Chile has enacted the Renewable Energy Storage and Electromobility Law, which will compensate standalone storage projects for injecting electricity into the grid and being available at times of peak demand.
Chile has enacted a new law on energy storage and electromobility, following its approval in parliament in October.
“This law promotes the participation of renewable energies in the electricity matrix, allowing their storage and avoiding the dumping of the generated production,” said the Chilean Ministry of Energy.
The main features of the law include the possibility of compensating standalone storage projects to inject energy into the grid, in addition to being available at times of peak demand. It may also accelerate the retirement of coal-fired power plants.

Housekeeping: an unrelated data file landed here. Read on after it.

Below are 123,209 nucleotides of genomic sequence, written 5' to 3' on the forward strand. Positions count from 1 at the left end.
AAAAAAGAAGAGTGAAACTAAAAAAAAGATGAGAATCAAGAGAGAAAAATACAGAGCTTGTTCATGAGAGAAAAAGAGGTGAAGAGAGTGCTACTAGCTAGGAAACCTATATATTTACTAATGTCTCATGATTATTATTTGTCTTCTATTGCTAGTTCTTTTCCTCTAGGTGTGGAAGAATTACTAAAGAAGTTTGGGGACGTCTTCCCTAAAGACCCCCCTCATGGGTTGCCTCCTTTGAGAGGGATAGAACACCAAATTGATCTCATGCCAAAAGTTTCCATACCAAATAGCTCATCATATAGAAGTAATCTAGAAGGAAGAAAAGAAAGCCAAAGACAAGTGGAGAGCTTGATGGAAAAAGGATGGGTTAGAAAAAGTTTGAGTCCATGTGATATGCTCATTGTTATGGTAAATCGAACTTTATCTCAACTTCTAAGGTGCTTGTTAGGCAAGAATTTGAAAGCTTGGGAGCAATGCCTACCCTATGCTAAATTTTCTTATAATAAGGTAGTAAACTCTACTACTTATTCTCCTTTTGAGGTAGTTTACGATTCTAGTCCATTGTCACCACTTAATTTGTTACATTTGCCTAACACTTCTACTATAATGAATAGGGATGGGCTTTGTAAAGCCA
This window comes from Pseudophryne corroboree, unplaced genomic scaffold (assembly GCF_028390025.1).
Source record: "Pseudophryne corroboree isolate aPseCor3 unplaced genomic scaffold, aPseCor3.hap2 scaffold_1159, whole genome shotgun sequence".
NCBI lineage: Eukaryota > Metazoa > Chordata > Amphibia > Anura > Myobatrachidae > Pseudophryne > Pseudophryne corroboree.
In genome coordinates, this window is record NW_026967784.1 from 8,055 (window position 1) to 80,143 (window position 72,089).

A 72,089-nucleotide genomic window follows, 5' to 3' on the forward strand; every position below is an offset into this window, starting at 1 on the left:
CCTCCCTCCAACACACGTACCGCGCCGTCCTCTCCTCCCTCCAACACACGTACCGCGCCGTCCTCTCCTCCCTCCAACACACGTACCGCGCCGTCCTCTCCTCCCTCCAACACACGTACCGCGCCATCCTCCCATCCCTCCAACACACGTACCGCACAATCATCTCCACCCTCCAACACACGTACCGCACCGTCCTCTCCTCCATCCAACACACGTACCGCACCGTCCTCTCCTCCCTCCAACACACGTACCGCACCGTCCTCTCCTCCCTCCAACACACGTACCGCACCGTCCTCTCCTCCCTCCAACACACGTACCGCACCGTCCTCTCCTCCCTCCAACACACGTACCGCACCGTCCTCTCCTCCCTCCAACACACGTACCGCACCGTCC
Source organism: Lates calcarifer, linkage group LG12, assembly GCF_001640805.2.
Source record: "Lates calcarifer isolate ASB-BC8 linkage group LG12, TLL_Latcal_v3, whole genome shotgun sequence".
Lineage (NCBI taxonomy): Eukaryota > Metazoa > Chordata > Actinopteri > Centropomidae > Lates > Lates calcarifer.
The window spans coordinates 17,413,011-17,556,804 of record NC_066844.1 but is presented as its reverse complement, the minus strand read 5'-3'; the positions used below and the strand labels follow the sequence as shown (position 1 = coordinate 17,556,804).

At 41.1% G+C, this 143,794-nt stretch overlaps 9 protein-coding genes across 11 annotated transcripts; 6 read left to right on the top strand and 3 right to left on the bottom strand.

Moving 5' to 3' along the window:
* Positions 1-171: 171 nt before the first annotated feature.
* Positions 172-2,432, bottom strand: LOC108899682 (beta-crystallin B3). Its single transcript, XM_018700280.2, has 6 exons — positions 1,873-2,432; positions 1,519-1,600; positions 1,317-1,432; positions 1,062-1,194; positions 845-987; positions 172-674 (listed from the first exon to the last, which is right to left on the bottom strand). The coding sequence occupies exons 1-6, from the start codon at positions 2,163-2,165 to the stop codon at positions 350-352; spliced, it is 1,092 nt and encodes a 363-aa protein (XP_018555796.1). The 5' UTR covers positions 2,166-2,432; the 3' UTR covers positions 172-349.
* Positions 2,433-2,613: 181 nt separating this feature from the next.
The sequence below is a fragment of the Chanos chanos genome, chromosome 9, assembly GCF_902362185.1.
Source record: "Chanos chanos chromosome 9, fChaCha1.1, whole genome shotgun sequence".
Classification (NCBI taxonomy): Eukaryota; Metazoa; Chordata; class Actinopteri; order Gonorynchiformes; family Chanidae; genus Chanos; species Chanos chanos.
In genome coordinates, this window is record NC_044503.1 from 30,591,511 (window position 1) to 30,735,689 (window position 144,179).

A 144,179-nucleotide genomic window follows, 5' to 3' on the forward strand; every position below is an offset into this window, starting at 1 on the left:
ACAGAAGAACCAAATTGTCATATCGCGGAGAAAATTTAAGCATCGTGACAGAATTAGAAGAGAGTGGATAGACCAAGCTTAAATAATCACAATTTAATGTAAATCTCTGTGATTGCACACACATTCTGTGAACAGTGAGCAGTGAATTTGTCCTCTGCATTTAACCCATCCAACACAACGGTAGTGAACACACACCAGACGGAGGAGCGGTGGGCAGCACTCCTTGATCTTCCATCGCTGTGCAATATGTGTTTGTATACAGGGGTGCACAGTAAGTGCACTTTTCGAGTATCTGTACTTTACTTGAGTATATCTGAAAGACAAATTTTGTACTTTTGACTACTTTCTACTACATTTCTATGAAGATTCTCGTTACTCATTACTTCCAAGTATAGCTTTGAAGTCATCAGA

In addition, the law seeks to reduce the cost of circulation permits for electric vehicles for periods of eight years. EV owners would be exempt from paying fees in the first two years, followed by a gradually rising fee. The measure would reportedly bring the price of EVs down to the level of internal combustion engine vehicles, which are about 65% cheaper at present.
“We are entering a period which will allow the development of flexible renewable energies. We need to encourage the use of clean technologies that allow the grid to respond during peak demand times to stop depending on fossil fuels,” said the Chilean Minister of Energy Diego Pardow. “This is the only way to decarbonize our energy matrix.”
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